Rahm Emanuel: Can he handle Chicago's 'profound' financial crisis?
Rahm Emanuel is sworn into office as Mayor of Chicago. His city's most pressing crisis: a half-billion dollar budget deficit.
Charles Rex Arbogast / AP
Chicago woke up Monday morning to something it has not seen in 22 years: a new mayor.
Rahm Emanuel the former chief of staff to President Obama, a US Congressman, and a longtime Democratic Party strategist and fundraiser became Chicago’s 55th mayor late Monday morning, succeeding incumbent Richard M. Daley.
The event was an all-star gala, bringing together politicos from Washington to Springfield. The new mayor’s most pressing challenge: Chicago’s budget deficit is estimated at $587 million, and the city owes nearly $600 million in pension obligations. The hole is expected to grow next year – a situation the new administration cannot ignore.
In past years, the Daley administration tried to shore up funds through tapping reserves, issuing furlough days for city workers, and using controversial privatization measures, such as selling the city’s 36,000 parking meters to Morgan Stanley for $1.15 billion in 2008, a deal that not only backfired on Mr. Daley politically, but proved only a temporary relief, as spending against the deal left the city with $346 million.
Mr. Emanuel’s financial challenges are exacerbated by “the fact that the city council and the past administration did not reduce the spending earlier,” says Laurence Msall, president of the Civic Federation, a Chicago-based nonpartisan advocacy group that analyzes government budgets.
“But the deficit was not created in one year, so it’s unlikely [Emanuel] will be able to eliminate the entire deficit in one year. But he can put the city on a path of progress and stabilization, and reverse the trend over a matter of years,” Mr. Msall says.
In his inaugural address, Emanuel called the city’s financial crisis “profound.”
“We cannot ignore these problems one day longer. It’s not just a matter of doing more with less. We must look at every aspect of city government and ask the basic questions: Do we need it? Is it worth it? Can we afford it? Is there a better deal?” he challenged Chicagoans.
During the five-month campaign, Emanuel proposed a spending freeze he says will shore up $75 million from Daley’s last budget. He also announced plans to cut city council committees from 19 to 16, to save about $470,000. Other possible changes include combining city departments to streamline costs and changing the way the city collects garbage and recycling, by inviting private companies to competitively bid against city departments. Last month, Emanuel announced the formation of a special council to examine the city’s budget and find money-saving ways to restructure city government.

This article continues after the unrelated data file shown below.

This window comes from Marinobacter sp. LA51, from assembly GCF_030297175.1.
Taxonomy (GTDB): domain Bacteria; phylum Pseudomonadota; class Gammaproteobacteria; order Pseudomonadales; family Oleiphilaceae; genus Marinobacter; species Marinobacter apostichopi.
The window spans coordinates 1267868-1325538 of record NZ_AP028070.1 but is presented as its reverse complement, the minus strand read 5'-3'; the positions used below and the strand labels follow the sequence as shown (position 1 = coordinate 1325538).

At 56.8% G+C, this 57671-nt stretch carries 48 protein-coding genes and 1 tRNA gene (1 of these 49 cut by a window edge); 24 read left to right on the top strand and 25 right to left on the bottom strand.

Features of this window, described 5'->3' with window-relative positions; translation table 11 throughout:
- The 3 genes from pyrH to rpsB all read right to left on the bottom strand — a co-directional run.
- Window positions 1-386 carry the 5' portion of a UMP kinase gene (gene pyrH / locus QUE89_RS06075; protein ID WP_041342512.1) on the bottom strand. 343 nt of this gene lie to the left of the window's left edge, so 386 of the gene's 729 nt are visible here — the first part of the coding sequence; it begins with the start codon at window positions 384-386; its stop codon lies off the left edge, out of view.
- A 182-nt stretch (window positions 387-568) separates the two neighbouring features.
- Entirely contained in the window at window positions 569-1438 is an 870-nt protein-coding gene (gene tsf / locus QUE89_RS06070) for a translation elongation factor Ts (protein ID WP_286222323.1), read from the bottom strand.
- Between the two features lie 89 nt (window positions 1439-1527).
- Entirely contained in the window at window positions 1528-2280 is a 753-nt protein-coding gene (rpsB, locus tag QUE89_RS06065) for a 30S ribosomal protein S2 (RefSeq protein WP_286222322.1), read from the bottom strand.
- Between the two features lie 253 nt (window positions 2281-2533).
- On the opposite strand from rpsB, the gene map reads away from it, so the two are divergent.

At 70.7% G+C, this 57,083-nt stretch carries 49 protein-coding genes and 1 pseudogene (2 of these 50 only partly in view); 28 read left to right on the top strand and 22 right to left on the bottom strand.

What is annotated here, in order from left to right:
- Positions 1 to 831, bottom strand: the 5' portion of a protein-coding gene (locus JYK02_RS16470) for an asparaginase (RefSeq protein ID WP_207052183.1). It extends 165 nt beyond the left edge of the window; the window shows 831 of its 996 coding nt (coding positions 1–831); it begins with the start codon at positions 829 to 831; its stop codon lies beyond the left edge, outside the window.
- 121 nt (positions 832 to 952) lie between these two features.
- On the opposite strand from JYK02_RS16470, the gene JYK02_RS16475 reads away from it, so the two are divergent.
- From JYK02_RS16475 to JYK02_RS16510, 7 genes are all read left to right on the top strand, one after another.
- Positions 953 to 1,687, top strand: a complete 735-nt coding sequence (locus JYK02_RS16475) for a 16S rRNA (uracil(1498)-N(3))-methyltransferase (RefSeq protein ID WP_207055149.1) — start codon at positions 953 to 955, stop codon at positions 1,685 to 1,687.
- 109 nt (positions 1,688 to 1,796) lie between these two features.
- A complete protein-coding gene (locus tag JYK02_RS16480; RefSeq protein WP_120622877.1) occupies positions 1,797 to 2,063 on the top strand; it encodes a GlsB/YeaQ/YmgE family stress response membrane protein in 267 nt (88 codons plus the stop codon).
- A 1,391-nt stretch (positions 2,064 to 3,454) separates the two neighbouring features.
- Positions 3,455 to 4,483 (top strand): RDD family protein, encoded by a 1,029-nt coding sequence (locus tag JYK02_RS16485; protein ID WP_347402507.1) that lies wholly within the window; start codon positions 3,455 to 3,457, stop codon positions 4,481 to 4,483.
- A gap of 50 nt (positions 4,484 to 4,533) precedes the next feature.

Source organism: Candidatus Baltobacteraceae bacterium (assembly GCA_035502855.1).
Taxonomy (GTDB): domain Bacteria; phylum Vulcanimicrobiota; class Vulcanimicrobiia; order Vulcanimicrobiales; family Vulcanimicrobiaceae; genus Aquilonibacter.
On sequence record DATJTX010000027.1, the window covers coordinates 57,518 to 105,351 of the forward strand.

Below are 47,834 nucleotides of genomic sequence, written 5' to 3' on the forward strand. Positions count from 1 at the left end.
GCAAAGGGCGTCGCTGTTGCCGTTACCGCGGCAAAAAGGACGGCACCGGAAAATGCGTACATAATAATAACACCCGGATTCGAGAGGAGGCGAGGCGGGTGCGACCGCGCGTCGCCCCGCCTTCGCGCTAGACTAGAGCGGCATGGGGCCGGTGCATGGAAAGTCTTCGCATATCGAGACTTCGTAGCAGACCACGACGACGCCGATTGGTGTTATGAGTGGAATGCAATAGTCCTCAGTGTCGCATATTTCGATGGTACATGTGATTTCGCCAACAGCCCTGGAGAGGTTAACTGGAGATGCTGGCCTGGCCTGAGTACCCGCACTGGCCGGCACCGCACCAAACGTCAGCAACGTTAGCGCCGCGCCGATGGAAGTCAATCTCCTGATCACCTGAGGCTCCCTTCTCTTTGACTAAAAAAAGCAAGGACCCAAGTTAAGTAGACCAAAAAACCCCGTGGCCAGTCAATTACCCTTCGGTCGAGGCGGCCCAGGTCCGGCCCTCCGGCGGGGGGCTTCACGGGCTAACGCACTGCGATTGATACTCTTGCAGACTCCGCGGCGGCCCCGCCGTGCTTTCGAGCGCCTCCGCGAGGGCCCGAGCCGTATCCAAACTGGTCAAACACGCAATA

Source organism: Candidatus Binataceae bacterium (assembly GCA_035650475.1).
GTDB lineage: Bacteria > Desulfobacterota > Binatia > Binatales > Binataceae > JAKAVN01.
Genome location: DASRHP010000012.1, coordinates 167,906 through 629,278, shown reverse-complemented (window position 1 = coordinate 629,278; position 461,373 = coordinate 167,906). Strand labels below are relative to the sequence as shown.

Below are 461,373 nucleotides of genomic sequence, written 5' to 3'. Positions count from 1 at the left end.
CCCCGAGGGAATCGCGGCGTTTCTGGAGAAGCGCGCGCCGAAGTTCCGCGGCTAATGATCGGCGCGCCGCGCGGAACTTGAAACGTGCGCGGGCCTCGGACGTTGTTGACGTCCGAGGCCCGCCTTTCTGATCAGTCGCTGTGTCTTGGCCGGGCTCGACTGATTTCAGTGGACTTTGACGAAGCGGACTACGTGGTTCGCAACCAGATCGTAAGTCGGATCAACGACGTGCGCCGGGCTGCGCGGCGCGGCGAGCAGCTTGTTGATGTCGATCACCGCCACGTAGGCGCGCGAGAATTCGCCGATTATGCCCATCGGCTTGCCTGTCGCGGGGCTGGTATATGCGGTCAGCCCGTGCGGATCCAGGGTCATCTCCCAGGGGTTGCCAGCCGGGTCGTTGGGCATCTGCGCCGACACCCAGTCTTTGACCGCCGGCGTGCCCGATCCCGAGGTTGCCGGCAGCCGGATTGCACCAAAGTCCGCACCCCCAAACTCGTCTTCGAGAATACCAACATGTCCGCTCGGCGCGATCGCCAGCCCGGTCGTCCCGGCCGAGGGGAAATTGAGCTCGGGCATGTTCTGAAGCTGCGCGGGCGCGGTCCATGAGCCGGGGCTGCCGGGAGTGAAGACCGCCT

Layoffs loom for Chicago employees
Although Emanuel has not yet how many – if any – city employees will be laid off, current spending allocations make layoffs appear inevitable. The Civic Federation reports that over 80 percent of Chicago’s budget goes to wages and benefits of its employees.
Emanuel hinted that he will face difficulties with the unions representing city workers, but stressed that his issues with unions should be perceived as separate from the collective bargaining battles taking place in neighboring states.
“I reject how leaders in Wisconsin and Ohio are exploiting their fiscal crisis to achieve a political goal. That course is not the right course for Chicago’s future,” he said. “However … we will do no favors to our city employees or our taxpayers if we let outdated rules and outmoded practices make important government services too costly to deliver.”
Msall says the city will “have to reduce payroll to effectively reduce or eliminate” the deficit. “Certainly, the new mayor is going to need the cooperation of the entire workforce, including those represented by organized labor,” he says.
Emanuel’s inaugural bash
The inauguration, at the Pritzker Pavilion in Millennium Park, capped a weekend of activities that included concerts, family sporting events, and comedy and dance performances on the city’s front lawn, along the Lake Michigan lakefront.
Monday’s main event was attended by a host of city, state, county and federal lawmakers, past and present. The crowd of dignitaries attested to both Mr. Emanuel’s pedigree at all levels of government and the stature he holds in his party.
Besides former Chicago mayors Daley and Jane Byrne, seated guests included Vice President Joe Biden, US Sens. Mark Kirk (R) and Dick Durbin (D), Illinois Gov. Pat Quinn (D), White House Chief of Staff Bill Daley, and three members of the Obama cabinet: Secretary of Transportation Ray LaHood, Secretary of Labor Hilda Solis, and Secretary of the Treasury Timothy Geithner.
By Monday afternoon, Emanuel completed his first official act as mayor, signing three executive orders dealing with transparency and ethics. New reforms include prohibiting former city administration officials from lobbying city hall for at least two years after they leave their post and banning lobbyists from making political contributions to the mayor.
Emanuel won his office with 55 percent of the vote in February, following a highly contested race including a legal battle over his residency status that ended up before the Illinois Supreme Court.